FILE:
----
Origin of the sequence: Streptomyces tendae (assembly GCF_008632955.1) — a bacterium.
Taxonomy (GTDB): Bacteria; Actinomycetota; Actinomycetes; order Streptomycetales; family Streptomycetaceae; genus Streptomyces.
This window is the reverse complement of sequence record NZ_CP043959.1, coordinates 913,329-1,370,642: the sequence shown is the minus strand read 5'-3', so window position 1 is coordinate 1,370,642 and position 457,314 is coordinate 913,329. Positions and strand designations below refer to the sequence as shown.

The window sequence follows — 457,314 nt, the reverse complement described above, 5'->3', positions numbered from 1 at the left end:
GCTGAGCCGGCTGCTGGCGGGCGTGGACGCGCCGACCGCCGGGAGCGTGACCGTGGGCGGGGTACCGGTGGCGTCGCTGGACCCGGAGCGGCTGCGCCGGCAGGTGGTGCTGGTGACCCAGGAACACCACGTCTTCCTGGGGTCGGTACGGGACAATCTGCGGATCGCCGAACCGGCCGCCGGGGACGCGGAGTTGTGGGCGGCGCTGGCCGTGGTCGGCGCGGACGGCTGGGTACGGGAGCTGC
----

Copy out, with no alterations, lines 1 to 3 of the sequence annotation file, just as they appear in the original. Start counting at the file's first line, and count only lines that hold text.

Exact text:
Origin of the sequence: Streptomyces tendae (assembly GCF_008632955.1) — a bacterium.
Taxonomy (GTDB): Bacteria; Actinomycetota; Actinomycetes; order Streptomycetales; family Streptomycetaceae; genus Streptomyces.
This window is the reverse complement of sequence record NZ_CP043959.1, coordinates 913,329-1,370,642: the sequence shown is the minus strand read 5'-3', so window position 1 is coordinate 1,370,642 and position 457,314 is coordinate 913,329. Positions and strand designations below refer to the sequence as shown.